Each resistance can be strongly refuted by the Claimant; I'll deal with them briefly... /2
Time: @theresa_may first asserts the claim is out of time because it needed to be brought within times ranging from 21 days to 6 weeks. These timing claims originate from Sch 3 of EURA 2015 & the Representation of the People Act 1983. Both can be heavily contested. /3
Read 25 tweets
Sep 2, 2018
This thread is to arm fellow European British with essential info about our POSSIBLE future relationship with the WTO and what it would mean for the UK in a no deal situation. Use it to rebut Brexiteer disengenuity and nonsense on the matter - facts matter. /1
#FBPE #WATON #FBR
WTO RULES state that you can’t treat other nations more favourably in trade deals. So, the EU be in breach of their own international Treaties to accept the Chequers Accord. This is highly unlikely; they’d have to make these same allowances for more than 50 other countries. /2
Central to WTO rules is, to trade favourably, then a country must have a hard border to control good entering & leaving the country (as ratified by all 164 WTO members). S.10 of the EUWA18 makes this impossible: the UK can’t create a hard border in Ireland (protecting the GFA)./3
Read 6 tweets
Aug 29, 2018
[Ref illegality & corruption THREAD 👇👇]

Been asked to summarise the Susan Wilson (@Suewilson91) v Prime Minister case. This thread gives the basics of the pleadings and relief sought. /1

#UKEUChallenge

#VoteLeaveBrokeTheLaw #FBPE #WATON #FBR @abcpoppins #StopBrexit
There is a principal issue underlying the case that poses a simple question: is a lawful, free and fair vote one of the constitutional requirements of the UK? It's asked after 2 Electoral Commission (EC) Reports found that illegality & corruption dogged the ref campaign. /2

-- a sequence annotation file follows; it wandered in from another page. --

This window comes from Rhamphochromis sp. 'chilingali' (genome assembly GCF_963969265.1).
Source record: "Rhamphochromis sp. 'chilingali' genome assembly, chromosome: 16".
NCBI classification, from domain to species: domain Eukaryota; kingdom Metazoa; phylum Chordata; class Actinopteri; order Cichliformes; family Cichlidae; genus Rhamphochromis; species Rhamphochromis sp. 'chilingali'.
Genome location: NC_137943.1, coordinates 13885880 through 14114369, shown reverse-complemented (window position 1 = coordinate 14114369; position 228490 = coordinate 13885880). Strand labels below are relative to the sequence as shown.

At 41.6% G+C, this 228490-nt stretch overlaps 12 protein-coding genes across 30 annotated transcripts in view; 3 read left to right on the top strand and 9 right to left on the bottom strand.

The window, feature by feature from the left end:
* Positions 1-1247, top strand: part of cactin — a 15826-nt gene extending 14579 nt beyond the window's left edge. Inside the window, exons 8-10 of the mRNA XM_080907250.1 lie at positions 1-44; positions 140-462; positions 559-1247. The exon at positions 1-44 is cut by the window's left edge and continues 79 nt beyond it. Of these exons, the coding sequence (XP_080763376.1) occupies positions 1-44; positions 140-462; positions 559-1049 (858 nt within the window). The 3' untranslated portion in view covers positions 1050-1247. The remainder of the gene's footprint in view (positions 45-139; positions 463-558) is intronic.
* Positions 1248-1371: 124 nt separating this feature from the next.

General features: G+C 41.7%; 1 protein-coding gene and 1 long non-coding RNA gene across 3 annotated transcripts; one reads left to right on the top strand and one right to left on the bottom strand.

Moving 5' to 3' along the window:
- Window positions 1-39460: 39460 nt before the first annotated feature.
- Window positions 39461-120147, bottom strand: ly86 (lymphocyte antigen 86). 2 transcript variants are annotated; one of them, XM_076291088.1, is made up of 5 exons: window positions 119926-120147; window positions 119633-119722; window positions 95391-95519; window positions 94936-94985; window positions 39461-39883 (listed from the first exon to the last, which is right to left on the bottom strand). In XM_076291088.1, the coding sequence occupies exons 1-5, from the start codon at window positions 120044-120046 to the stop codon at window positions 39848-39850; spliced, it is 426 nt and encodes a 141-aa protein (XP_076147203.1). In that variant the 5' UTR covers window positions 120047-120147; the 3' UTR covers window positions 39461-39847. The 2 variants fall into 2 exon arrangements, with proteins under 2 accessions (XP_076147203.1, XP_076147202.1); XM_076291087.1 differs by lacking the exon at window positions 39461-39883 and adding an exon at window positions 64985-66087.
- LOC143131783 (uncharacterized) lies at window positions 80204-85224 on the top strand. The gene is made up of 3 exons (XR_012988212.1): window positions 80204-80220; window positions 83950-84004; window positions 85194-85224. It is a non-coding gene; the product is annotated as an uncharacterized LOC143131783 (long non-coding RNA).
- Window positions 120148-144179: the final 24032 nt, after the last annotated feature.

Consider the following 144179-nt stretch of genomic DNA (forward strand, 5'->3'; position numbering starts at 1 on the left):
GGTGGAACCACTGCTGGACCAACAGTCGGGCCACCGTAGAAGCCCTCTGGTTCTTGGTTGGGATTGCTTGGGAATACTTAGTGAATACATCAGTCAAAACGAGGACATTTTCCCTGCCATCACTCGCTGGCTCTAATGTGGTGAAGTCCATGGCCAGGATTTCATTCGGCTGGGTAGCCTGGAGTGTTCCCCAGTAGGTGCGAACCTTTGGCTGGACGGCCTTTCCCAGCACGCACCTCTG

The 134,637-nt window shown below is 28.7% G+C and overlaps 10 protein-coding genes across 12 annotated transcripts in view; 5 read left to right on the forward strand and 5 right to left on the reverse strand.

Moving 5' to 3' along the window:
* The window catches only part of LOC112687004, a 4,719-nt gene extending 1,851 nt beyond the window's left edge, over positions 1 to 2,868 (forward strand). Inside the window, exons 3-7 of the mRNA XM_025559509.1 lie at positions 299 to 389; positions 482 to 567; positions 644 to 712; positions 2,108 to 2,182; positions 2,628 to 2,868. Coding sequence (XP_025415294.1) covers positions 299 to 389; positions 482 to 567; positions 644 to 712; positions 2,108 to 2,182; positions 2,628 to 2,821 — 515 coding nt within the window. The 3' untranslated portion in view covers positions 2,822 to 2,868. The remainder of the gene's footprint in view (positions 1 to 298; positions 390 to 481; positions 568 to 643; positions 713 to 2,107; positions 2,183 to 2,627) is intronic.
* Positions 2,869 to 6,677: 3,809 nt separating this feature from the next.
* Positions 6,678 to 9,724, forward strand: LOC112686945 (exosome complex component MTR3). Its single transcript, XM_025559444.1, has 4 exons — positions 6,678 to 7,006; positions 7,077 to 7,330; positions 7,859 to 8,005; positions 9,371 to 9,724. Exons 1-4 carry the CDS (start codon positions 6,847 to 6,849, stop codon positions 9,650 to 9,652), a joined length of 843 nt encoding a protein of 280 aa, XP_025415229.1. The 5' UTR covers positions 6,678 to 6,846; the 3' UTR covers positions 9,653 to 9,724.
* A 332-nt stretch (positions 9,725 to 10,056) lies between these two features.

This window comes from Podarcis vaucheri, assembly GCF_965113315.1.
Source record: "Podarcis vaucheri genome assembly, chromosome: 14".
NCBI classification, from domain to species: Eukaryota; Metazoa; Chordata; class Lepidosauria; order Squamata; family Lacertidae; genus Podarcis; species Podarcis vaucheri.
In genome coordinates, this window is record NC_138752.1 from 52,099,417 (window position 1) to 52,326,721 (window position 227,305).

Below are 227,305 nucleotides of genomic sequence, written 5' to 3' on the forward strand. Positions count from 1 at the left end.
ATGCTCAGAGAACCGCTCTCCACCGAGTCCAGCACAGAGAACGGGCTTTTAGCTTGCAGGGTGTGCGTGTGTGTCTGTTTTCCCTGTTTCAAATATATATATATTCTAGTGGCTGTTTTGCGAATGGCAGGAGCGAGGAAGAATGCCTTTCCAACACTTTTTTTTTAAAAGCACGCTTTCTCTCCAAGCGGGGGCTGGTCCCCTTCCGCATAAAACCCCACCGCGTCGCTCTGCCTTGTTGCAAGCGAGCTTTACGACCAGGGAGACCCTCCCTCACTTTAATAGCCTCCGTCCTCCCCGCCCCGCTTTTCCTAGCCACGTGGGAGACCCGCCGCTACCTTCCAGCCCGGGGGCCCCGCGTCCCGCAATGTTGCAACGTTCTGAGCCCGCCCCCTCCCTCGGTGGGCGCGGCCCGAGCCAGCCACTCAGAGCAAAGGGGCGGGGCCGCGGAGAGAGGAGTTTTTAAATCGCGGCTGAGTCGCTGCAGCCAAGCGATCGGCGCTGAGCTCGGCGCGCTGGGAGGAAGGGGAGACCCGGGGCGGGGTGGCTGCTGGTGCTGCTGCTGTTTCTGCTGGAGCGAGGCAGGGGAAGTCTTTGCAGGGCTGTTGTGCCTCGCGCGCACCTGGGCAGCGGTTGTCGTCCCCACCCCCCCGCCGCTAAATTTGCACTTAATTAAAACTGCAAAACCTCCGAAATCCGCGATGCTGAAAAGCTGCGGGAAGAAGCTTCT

Let me make this clear. The EC findings were to the criminal standard of proof (beyond reasonable doubt) & serious offences were committed by the designated campaign for leaving the EU (& others), in breach of the statutory framework established by Parliament for the ref. /3
Read 14 tweets
Aug 7, 2018
2. A fundamental principle of the common law is that votes can be declared void for substantial irregularity. If irregularity affects the result of an election it is by itself enough to compel the tribunal to declare the election void.
3. The result doesn't need to be affected. Only a ‘substantial departure’ from the rules, or the election being ‘conducted so badly that it was not substantially in accordance with the law’ is needed to void the ballot.
Read 9 tweets
Apr 26, 2018
1.#A50Challenge disputes the govt's claims that a 'decision' to leave the EU has been made 'in accordance with [our] constitutional requirements'. The underlying assumptions of that decision haven't been tested in court. THREAD explaining why the ref result isn't a decision #FBPE
2. In 2011 the Parliamentary Voting System and Constituencies Act was legislated during the 1st Cameroon govt. It was unique as it was a 'madatory' referendum. The same administration legislated for the Referendum Act 2015 as an 'advisory' ref; 2011 bound parliament 2015 didn't.
3. The 1975 ref process was different. It was, what's termed as, a post-legislative ref. In other words, Parliament voted for EC membership, then legislated for the Referendum Act 1975. The assent of the people (67% to 33%) then made that result binding; theoretically.
Read 12 tweets